The speed of the spindle works hand in hand with the RPM the bit is being driven. It is always recommended that you be able to control the RPM of your spindle. The larger the bit diameter is, the slower the RPM should be adjusted.

How Does a CNC Machine Know Where to go Next?

Again, as you create the toolpath in the CAM software, you are defining very small point to point moves that the CNC machine will follow to represent your design. In many cases, even curves and circles are broken down into very small lines. While some post-processors (the software that converts your CAM toolpath into a text file of G-Code that the controller software reads) can interpret curves and circles mathematically, most post-processors used by the hobbyist woodworker probably breaks circles and curves into tiny lines.

Post-processors and G-Code are a little beyond the scope of this article but for the sake of understanding better, here is an example of G-code created by my GRBL post-processor and by my MACH3 generic post-processor.

Circle CalculatedCircle Interpreted
( MACH3 )
( File created: Wednesday July 08 2020 – 11:00 PM)
( for Mach2/3 from Vectric )
( Material Size)
( X= 1.000, Y= 1.000, Z= 0.125)
()
(Toolpaths used in this file:)
(Profile 1)
(Tools used in this file: )
(1 = End Mill {1/4″})
N100G00G20G17G90G40G49G80
N110G70G91.1
N120T1M06
N130 (End Mill {1/4″})
N140G00G43Z0.9250H1
N150S18000M03
N160(Toolpath:- Profile 1)
N170()
N180G94
N190X0.0000Y0.0000F80.0
N200G00X0.0000Y0.3750Z0.3250
N210G1Z0.0050F50.0
N220G3X-0.3750Y0.0000I0.0000J-0.3750F80.0
N230G3X0.0000Y-0.3750I0.3750J0.0000
N240G3X0.3750Y0.0000I0.0000J0.3750
N250G3X0.0000Y0.3750I-0.3750J0.0000
N260G00Z0.3250
N270G00Z0.9250
N280G00X0.0000Y0.0000
N290M09
N300M30
%
T1
G17
G20
G90
G0Z0.9250
G0X0.0000Y0.0000S18000M3
G0X0.0000Y0.3750Z0.3250
G1Z0.0050F50.0
G1X-0.0099Y0.3749F80.0
G1X-0.0198Y0.3745
G1X-0.0299Y0.3738
G1X-0.0400Y0.3729
G1X-0.0502Y0.3716
G1X-0.0605Y0.3701
G1X-0.0708Y0.3683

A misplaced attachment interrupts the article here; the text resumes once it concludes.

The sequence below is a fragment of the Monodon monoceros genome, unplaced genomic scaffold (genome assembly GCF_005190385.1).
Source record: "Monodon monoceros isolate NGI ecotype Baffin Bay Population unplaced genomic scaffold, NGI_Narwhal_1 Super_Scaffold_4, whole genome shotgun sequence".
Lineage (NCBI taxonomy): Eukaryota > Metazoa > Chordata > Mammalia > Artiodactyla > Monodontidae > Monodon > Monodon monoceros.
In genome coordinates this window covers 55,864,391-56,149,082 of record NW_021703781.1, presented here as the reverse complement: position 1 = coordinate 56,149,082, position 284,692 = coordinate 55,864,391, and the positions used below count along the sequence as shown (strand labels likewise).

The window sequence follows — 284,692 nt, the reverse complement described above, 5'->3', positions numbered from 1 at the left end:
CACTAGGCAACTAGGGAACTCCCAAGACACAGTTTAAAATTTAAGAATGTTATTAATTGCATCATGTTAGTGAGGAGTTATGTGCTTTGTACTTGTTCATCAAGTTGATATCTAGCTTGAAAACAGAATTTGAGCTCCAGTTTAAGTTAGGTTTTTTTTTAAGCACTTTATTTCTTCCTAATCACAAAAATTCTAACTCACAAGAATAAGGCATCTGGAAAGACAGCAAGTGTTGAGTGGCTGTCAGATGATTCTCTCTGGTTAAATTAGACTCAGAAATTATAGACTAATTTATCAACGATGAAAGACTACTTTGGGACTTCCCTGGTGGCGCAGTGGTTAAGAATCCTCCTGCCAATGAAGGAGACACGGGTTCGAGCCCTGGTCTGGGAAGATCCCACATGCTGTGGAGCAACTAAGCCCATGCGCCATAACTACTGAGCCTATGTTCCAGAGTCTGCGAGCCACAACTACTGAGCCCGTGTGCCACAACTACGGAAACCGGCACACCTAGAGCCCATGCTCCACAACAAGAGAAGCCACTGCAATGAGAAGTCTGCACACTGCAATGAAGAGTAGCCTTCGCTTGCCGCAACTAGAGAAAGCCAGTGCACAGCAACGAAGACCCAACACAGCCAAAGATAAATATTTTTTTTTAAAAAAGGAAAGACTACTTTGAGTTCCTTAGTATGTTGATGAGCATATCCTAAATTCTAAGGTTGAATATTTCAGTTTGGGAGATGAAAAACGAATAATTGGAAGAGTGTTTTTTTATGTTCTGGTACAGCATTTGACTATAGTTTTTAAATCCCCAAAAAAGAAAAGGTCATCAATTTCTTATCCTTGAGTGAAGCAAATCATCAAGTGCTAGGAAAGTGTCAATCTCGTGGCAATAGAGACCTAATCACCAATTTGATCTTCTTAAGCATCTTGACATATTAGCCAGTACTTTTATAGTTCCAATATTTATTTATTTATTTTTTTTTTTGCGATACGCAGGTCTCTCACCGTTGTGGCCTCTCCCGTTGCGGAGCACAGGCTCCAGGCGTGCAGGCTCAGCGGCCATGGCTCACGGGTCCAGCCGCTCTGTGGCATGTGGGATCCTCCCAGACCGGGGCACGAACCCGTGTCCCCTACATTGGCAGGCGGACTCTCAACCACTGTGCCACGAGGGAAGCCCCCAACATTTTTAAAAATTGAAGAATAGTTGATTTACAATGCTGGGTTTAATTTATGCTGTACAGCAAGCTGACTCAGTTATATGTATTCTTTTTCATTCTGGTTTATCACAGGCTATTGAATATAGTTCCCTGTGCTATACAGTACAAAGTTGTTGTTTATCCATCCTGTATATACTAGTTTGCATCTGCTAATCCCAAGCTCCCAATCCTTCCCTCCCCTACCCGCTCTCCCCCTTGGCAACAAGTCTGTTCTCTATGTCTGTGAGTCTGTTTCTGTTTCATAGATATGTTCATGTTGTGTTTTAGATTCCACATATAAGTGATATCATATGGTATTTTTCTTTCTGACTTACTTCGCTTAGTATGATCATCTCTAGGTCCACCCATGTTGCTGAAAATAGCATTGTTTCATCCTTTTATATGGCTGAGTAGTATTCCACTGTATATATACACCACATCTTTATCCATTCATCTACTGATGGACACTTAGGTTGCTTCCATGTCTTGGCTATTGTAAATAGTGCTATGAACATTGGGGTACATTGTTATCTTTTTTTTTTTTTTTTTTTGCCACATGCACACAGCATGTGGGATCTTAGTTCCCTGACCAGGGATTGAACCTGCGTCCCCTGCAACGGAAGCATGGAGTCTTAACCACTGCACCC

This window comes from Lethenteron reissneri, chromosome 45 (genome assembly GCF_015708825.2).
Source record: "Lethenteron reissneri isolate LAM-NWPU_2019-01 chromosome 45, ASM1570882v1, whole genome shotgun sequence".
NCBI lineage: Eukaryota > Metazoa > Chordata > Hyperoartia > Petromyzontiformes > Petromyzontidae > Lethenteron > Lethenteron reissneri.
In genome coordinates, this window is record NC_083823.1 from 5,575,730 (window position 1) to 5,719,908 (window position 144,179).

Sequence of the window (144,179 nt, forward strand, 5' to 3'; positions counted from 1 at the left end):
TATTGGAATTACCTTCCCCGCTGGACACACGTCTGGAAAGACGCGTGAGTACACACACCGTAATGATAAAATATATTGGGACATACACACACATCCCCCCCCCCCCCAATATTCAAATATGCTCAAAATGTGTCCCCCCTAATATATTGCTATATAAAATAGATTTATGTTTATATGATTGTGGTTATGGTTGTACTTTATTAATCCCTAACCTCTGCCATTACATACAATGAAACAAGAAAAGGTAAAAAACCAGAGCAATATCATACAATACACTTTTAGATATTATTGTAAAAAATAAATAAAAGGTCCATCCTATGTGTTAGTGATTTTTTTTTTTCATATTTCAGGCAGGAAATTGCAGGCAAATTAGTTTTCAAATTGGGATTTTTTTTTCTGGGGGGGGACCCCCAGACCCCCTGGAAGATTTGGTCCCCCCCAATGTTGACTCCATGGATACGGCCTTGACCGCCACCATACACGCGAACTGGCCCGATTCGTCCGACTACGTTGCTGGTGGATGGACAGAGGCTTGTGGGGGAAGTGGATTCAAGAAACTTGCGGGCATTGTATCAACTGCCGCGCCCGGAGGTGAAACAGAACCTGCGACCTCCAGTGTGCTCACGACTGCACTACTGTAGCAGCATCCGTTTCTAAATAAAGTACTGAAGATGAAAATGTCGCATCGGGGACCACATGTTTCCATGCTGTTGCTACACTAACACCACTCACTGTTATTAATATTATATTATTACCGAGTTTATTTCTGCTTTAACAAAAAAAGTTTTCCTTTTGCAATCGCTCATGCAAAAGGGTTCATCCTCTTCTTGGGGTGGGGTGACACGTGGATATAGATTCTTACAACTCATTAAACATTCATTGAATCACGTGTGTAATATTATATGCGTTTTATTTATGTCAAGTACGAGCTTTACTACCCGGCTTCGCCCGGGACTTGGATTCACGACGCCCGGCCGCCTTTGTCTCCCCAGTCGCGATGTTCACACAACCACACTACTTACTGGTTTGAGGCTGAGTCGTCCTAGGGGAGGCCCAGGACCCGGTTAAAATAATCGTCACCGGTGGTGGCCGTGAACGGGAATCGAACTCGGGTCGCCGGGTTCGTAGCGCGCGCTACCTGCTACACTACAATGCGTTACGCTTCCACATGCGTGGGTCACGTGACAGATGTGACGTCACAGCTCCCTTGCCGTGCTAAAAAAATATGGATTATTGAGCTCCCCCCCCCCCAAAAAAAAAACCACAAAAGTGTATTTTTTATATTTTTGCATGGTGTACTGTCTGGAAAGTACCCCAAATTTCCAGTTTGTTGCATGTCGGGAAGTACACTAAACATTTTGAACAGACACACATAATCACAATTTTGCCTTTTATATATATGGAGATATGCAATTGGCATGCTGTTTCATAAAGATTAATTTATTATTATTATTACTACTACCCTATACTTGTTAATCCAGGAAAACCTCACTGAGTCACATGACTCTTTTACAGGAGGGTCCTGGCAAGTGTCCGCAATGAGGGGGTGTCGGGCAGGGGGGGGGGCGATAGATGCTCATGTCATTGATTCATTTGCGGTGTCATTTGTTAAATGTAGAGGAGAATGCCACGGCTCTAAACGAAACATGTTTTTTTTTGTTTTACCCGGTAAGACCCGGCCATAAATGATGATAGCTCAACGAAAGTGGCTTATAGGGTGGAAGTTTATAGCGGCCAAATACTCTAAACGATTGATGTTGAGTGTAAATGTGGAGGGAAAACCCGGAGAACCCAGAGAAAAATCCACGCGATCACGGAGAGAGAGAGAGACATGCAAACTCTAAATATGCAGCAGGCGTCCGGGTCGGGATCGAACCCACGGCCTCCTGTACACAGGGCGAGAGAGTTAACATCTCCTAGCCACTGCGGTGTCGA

G1X-0.0812Y0.3661
G1X-0.0915Y0.3637
G1X-0.1019Y0.3609
G1X-0.1123Y0.3578
G1X-0.1226Y0.3544
G1X-0.1329Y0.3507
G1X-0.1432Y0.3466
G1X-0.1534Y0.3422
G1X-0.1635Y0.3375
G1X-0.1735Y0.3325
G1X-0.1834Y0.3271
G1X-0.1932Y0.3214
G1X-0.2028Y0.3154
G1X-0.2123Y0.3091
G1X-0.2216Y0.3025
G1X-0.2308Y0.2956
G1X-0.2397Y0.2884
G1X-0.2484Y0.2809
G1X-0.2569Y0.2732
.
. 228 Lines total
.
G1X0.0099Y0.3749
G1X0.0000Y0.3750
G0Z0.3250
G0Z0.9250
G0X0.0000Y0.0000
M02

There is no doubt that a woodworker who wants to include a CNC machine in their arsenal of tools will have to learn several new technologies. I see this growth no different than learning how to sharpen your blades or how to remove rust from cast iron surfaces. A CNC can bring much value to any shop but the most value will be seen by the shop that repeats the same – or similar – product over and over. Even name plaques can be programmed with a template that allows the wording to change while everything else remains the same.

Don’t let the mysteries behind the CNC curtain keep you from increasing productivity in your shop.

John McCormick

I have been woodworking since being introduced to the hobby in High School. I enjoy woodworking as a hobby and would like to share some of what I have learned with the world. I have recently built a CNC router system and I have enjoyed learning this new dimension of the hobby.

Recent Posts